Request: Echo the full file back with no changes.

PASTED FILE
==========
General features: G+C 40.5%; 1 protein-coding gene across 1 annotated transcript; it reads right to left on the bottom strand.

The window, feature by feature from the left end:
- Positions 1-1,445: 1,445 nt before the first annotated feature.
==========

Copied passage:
General features: G+C 40.5%; 1 protein-coding gene across 1 annotated transcript; it reads right to left on the bottom strand.

The window, feature by feature from the left end:
- Positions 1-1,445: 1,445 nt before the first annotated feature.